Friends

   

We all have friends. Young and old; friends from the school, work and social environment. Some friends, we have known since we were little. Some are rather new, met personally and through social networking.

I still remember when I was very young, aged between 7 to 12, friendship was formed instantly and naturally. Almost everyone I met was a friend. Life was simpler in the eyes of a young child, isn’t it? 

I had the same circle of friends till I was 13. The following year, I moved back to my home state. Starting afresh at a new school and town without a friend was rather scary. I was the new kid on the block with different accent (lol). Fortunately, my differences created curiosity in others and I made new friends quickly. Sadly, I lost the old ones sooner than I thought. 

You see, back in the late 70s to early 80s, we didn’t have any other way to communicate with one another except via snail mail or home telephone. Land line calls were rather costly for inter-states. Gradually, we lost touch permanently. It was like a part of my past had been erased. Wish I could re-connect with some of my old friends from the Father Barres Convent secondary school in Sungei Petani, Kedah. 

As we get older, friendship can become a little more complicated. People have the tendency to become more selfish, possessive, suspicious, envious, prejudiced and selective one way or the other.  We are divided by our thoughts and perceptions, which resulted in  building more walls than bridges. Regretfully, there are friends who build friendship based on benefits only. 

I’d rather keep to myself when things get too messy. I enjoy being alone as much as being with friends. Recent years, I’ve made some  new wonderful friends but sadly, I have also lost some used-to-be-wonderful friends. Change is inevitable. Just like a moving train, some got off halfway, some get on board along the way. Funny how some friendships created through the Internet are closer than those built from around us. From mere acquaintance, we become closer with the few whom we share common interests and meet more often.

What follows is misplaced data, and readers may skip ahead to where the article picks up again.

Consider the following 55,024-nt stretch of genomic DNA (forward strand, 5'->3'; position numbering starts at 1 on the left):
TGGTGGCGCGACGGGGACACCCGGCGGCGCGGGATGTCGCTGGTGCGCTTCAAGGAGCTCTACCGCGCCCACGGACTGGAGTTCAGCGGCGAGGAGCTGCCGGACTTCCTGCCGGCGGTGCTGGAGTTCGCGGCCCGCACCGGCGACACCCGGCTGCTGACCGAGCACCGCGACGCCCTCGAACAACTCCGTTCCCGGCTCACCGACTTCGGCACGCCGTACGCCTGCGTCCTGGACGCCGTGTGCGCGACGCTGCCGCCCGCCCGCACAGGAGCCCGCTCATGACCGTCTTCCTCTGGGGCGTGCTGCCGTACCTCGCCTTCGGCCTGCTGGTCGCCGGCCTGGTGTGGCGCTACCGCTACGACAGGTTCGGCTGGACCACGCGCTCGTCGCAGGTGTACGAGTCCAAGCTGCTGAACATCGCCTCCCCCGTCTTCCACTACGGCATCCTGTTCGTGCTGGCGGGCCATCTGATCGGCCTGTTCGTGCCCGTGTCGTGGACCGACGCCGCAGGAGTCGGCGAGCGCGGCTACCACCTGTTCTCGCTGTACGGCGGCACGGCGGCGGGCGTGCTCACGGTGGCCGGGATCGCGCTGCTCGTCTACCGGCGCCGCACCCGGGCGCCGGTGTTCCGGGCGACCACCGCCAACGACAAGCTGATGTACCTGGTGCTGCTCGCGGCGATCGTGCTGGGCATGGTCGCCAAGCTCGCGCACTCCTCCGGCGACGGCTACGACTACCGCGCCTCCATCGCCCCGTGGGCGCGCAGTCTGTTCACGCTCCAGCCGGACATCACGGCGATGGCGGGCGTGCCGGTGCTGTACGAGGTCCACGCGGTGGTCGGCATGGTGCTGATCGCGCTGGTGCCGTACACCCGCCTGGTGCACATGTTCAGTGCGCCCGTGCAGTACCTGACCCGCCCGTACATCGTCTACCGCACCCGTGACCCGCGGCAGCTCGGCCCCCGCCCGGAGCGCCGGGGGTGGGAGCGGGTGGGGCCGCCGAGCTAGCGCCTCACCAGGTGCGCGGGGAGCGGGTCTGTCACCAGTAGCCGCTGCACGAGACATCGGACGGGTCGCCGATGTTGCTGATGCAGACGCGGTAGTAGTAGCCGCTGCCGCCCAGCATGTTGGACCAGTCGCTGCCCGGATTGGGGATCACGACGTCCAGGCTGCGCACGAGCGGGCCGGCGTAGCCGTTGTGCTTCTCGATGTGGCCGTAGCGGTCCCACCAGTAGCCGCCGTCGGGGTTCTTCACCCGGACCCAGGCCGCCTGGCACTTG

Everything in life requires putting in effort to make it work, including friendship. In our busy lifestyle, if we care about our friendship, we need to make time for it. Either meet to catch up sometimes or drop a line or two would be just as nice. Don’t seek out friends only when we are in trouble. We should be there rain or shine, sharing not just tears but laughter too!

One word of caution though. Be careful who you make friends with on the Internet chat rooms, Facebook, Instagram or whichever network. Being conservative is wise. Being paranoid about safety is life-saving. Let your family members know about your “internet friends”, just as you would tell them about your friends around you. For initial meetings, meet at public places during the day, in a group. It is better to have someone accompanying you for these meetings. Let your family members know who you are meeting, where and what are their contact details. 

To this date and age, I have become even more selective with friends. Yes, I agree that living in this world, we need friends besides our families. How many friends is enough? I’d rather choose true but few friends over being in a big crowd. There are times when being alone is more enjoyable and beneficial to me, especially when I require peace and quiet to get in touch with my inner self.

Everyone has faults, so do I. No one is ever a perfect person. I may be a great friend to one but a lousy friend to another. Depends on how the person perceive me as. My definition of a true friend is someone who sees beyond our faults, still try to understand us and want to spend time with us; someone who will not be swayed by how others feel about us; someone who tells the truth even if it is not so pleasant; someone who will defend us in your absence; someone who will find time to keep in touch……. A true friend is indeed a rarest gem in the world.

Some friends we keep close to our hearts, some we shall remain polite with. When we have true friends, do not take the friendship for granted. Do not allow others to destroy it so easily when it takes such a long time to build the foundation of your friendship. 

  

My Dearest Friends, thank you from the bottom of my heart for showing me the meaning of true friendship. Thank you for being there for me, sharing my frustrations and laughter. Thank you for your warm thoughts. Thank you for the lovely gifts. Most of all, thank you for asking me sometimes, “Are you alright?”. The three most beautiful words I’ve ever heard from wonderful friends, who are the rare gems. Thank you and I love you all.

Cheers,

~ Alice N.

 

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